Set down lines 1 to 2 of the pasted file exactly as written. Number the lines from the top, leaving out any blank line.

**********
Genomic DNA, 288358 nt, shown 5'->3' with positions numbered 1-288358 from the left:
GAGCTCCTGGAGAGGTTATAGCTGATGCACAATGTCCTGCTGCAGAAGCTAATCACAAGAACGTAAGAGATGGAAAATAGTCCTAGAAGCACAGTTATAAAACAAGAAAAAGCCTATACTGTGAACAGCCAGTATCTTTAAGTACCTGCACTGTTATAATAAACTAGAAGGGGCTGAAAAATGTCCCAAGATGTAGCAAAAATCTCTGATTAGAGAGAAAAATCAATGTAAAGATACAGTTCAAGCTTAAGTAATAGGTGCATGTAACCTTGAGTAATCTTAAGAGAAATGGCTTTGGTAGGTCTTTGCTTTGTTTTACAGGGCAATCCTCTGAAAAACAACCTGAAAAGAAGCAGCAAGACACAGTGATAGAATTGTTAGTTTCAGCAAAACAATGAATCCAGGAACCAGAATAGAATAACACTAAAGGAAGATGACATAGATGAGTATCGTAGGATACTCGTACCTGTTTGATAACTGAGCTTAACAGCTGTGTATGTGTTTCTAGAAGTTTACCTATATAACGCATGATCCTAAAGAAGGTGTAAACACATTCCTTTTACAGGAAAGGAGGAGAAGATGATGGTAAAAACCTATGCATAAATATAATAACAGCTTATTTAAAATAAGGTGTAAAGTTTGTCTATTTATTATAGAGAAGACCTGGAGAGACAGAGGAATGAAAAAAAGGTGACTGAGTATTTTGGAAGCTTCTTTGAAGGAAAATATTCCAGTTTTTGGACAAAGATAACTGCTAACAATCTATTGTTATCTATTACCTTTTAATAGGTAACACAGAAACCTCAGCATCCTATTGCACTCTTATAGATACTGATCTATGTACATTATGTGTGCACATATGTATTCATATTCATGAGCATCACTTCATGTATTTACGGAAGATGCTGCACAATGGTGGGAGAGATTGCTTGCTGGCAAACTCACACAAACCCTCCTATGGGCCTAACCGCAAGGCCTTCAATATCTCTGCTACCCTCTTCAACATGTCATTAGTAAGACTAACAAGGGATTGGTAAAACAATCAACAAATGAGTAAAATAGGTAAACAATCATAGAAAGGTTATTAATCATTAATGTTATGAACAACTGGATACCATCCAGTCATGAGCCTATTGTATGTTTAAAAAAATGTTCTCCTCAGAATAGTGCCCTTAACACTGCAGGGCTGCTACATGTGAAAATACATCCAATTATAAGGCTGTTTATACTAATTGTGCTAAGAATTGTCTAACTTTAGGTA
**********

Genomic DNA, 288358 nt, shown 5'->3' with positions numbered 1-288358 from the left:
GAGCTCCTGGAGAGGTTATAGCTGATGCACAATGTCCTGCTGCAGAAGCTAATCACAAGAACGTAAGAGATGGAAAATAGTCCTAGAAGCACAGTTATAAAACAAGAAAAAGCCTATACTGTGAACAGCCAGTATCTTTAAGTACCTGCACTGTTATAATAAACTAGAAGGGGCTGAAAAATGTCCCAAGATGTAGCAAAAATCTCTGATTAGAGAGAAAAATCAATGTAAAGATACAGTTCAAGCTTAAGTAATAGGTGCATGTAACCTTGAGTAATCTTAAGAGAAATGGCTTTGGTAGGTCTTTGCTTTGTTTTACAGGGCAATCCTCTGAAAAACAACCTGAAAAGAAGCAGCAAGACACAGTGATAGAATTGTTAGTTTCAGCAAAACAATGAATCCAGGAACCAGAATAGAATAACACTAAAGGAAGATGACATAGATGAGTATCGTAGGATACTCGTACCTGTTTGATAACTGAGCTTAACAGCTGTGTATGTGTTTCTAGAAGTTTACCTATATAACGCATGATCCTAAAGAAGGTGTAAACACATTCCTTTTACAGGAAAGGAGGAGAAGATGATGGTAAAAACCTATGCATAAATATAATAACAGCTTATTTAAAATAAGGTGTAAAGTTTGTCTATTTATTATAGAGAAGACCTGGAGAGACAGAGGAATGAAAAAAAGGTGACTGAGTATTTTGGAAGCTTCTTTGAAGGAAAATATTCCAGTTTTTGGACAAAGATAACTGCTAACAATCTATTGTTATCTATTACCTTTTAATAGGTAACACAGAAACCTCAGCATCCTATTGCACTCTTATAGATACTGATCTATGTACATTATGTGTGCACATATGTATTCATATTCATGAGCATCACTTCATGTATTTACGGAAGATGCTGCACAATGGTGGGAGAGATTGCTTGCTGGCAAACTCACACAAACCCTCCTATGGGCCTAACCGCAAGGCCTTCAATATCTCTGCTACCCTCTTCAACATGTCATTAGTAAGACTAACAAGGGATTGGTAAAACAATCAACAAATGAGTAAAATAGGTAAACAATCATAGAAAGGTTATTAATCATTAATGTTATGAACAACTGGATACCATCCAGTCATGAGCCTATTGTATGTTTAAAAAAATGTTCTCCTCAGAATAGTGCCCTTAACACTGCAGGGCTGCTACATGTGAAAATACATCCAATTATAAGGCTGTTTATACTAATTGTGCTAAGAATTGTCTAACTTTAGGTA